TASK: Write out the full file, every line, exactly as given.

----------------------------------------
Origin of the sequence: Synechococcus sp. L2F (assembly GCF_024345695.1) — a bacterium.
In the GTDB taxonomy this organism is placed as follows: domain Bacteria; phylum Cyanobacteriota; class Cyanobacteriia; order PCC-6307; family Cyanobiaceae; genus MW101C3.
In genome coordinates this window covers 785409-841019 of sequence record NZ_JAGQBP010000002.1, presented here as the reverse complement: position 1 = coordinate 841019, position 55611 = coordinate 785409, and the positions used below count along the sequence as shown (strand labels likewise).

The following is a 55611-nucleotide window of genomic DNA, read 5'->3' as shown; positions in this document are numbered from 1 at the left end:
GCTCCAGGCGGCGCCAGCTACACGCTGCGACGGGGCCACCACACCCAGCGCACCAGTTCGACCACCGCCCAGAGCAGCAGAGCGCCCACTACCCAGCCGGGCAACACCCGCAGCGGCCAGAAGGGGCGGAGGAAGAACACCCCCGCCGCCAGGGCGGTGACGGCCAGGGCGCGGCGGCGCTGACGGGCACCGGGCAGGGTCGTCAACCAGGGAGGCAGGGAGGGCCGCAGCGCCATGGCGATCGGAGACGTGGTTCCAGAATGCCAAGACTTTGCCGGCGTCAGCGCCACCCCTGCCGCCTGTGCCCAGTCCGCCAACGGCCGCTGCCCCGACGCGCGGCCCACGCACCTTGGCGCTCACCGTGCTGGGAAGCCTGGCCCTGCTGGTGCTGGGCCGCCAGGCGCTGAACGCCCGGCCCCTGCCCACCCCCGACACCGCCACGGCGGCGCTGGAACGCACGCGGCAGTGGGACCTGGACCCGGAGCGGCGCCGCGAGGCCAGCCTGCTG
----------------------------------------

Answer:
Origin of the sequence: Synechococcus sp. L2F (assembly GCF_024345695.1) — a bacterium.
In the GTDB taxonomy this organism is placed as follows: domain Bacteria; phylum Cyanobacteriota; class Cyanobacteriia; order PCC-6307; family Cyanobiaceae; genus MW101C3.
In genome coordinates this window covers 785409-841019 of sequence record NZ_JAGQBP010000002.1, presented here as the reverse complement: position 1 = coordinate 841019, position 55611 = coordinate 785409, and the positions used below count along the sequence as shown (strand labels likewise).

The following is a 55611-nucleotide window of genomic DNA, read 5'->3' as shown; positions in this document are numbered from 1 at the left end:
GCTCCAGGCGGCGCCAGCTACACGCTGCGACGGGGCCACCACACCCAGCGCACCAGTTCGACCACCGCCCAGAGCAGCAGAGCGCCCACTACCCAGCCGGGCAACACCCGCAGCGGCCAGAAGGGGCGGAGGAAGAACACCCCCGCCGCCAGGGCGGTGACGGCCAGGGCGCGGCGGCGCTGACGGGCACCGGGCAGGGTCGTCAACCAGGGAGGCAGGGAGGGCCGCAGCGCCATGGCGATCGGAGACGTGGTTCCAGAATGCCAAGACTTTGCCGGCGTCAGCGCCACCCCTGCCGCCTGTGCCCAGTCCGCCAACGGCCGCTGCCCCGACGCGCGGCCCACGCACCTTGGCGCTCACCGTGCTGGGAAGCCTGGCCCTGCTGGTGCTGGGCCGCCAGGCGCTGAACGCCCGGCCCCTGCCCACCCCCGACACCGCCACGGCGGCGCTGGAACGCACGCGGCAGTGGGACCTGGACCCGGAGCGGCGCCGCGAGGCCAGCCTGCTG